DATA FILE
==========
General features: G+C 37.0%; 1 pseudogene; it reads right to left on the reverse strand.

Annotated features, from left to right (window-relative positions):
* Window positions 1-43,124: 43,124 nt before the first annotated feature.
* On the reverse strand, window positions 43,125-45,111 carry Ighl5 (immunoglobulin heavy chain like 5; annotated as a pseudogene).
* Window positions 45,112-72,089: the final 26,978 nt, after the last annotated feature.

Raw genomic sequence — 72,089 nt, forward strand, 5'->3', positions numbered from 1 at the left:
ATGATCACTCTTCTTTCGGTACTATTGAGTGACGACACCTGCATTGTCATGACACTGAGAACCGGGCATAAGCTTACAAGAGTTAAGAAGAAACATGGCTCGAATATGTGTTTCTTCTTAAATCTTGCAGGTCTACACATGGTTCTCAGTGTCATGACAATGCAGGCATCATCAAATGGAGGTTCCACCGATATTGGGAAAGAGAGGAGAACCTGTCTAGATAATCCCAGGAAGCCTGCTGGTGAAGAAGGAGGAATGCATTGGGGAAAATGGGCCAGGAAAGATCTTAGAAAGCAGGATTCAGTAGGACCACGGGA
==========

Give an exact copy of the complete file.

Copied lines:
General features: G+C 37.0%; 1 pseudogene; it reads right to left on the reverse strand.

Annotated features, from left to right (window-relative positions):
* Window positions 1-43,124: 43,124 nt before the first annotated feature.
* On the reverse strand, window positions 43,125-45,111 carry Ighl5 (immunoglobulin heavy chain like 5; annotated as a pseudogene).
* Window positions 45,112-72,089: the final 26,978 nt, after the last annotated feature.

Raw genomic sequence — 72,089 nt, forward strand, 5'->3', positions numbered from 1 at the left:
ATGATCACTCTTCTTTCGGTACTATTGAGTGACGACACCTGCATTGTCATGACACTGAGAACCGGGCATAAGCTTACAAGAGTTAAGAAGAAACATGGCTCGAATATGTGTTTCTTCTTAAATCTTGCAGGTCTACACATGGTTCTCAGTGTCATGACAATGCAGGCATCATCAAATGGAGGTTCCACCGATATTGGGAAAGAGAGGAGAACCTGTCTAGATAATCCCAGGAAGCCTGCTGGTGAAGAAGGAGGAATGCATTGGGGAAAATGGGCCAGGAAAGATCTTAGAAAGCAGGATTCAGTAGGACCACGGGA